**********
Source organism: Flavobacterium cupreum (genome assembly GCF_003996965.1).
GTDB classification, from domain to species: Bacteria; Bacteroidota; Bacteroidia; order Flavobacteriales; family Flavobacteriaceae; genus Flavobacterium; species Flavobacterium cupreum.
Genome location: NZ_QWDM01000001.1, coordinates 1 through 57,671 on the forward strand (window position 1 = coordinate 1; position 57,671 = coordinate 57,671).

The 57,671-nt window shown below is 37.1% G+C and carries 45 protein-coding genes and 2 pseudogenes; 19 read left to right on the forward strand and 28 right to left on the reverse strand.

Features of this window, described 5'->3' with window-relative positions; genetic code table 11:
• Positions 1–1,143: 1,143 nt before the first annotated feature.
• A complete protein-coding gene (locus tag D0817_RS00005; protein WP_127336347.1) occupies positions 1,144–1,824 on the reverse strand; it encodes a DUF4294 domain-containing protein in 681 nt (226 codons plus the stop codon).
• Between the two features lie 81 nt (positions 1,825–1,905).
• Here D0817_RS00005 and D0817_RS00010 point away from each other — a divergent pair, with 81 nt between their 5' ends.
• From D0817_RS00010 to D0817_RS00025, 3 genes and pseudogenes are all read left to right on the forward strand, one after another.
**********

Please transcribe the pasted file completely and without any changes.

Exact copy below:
Source organism: Flavobacterium cupreum (genome assembly GCF_003996965.1).
GTDB classification, from domain to species: Bacteria; Bacteroidota; Bacteroidia; order Flavobacteriales; family Flavobacteriaceae; genus Flavobacterium; species Flavobacterium cupreum.
Genome location: NZ_QWDM01000001.1, coordinates 1 through 57,671 on the forward strand (window position 1 = coordinate 1; position 57,671 = coordinate 57,671).

The 57,671-nt window shown below is 37.1% G+C and carries 45 protein-coding genes and 2 pseudogenes; 19 read left to right on the forward strand and 28 right to left on the reverse strand.

Features of this window, described 5'->3' with window-relative positions; genetic code table 11:
• Positions 1–1,143: 1,143 nt before the first annotated feature.
• A complete protein-coding gene (locus tag D0817_RS00005; protein WP_127336347.1) occupies positions 1,144–1,824 on the reverse strand; it encodes a DUF4294 domain-containing protein in 681 nt (226 codons plus the stop codon).
• Between the two features lie 81 nt (positions 1,825–1,905).
• Here D0817_RS00005 and D0817_RS00010 point away from each other — a divergent pair, with 81 nt between their 5' ends.
• From D0817_RS00010 to D0817_RS00025, 3 genes and pseudogenes are all read left to right on the forward strand, one after another.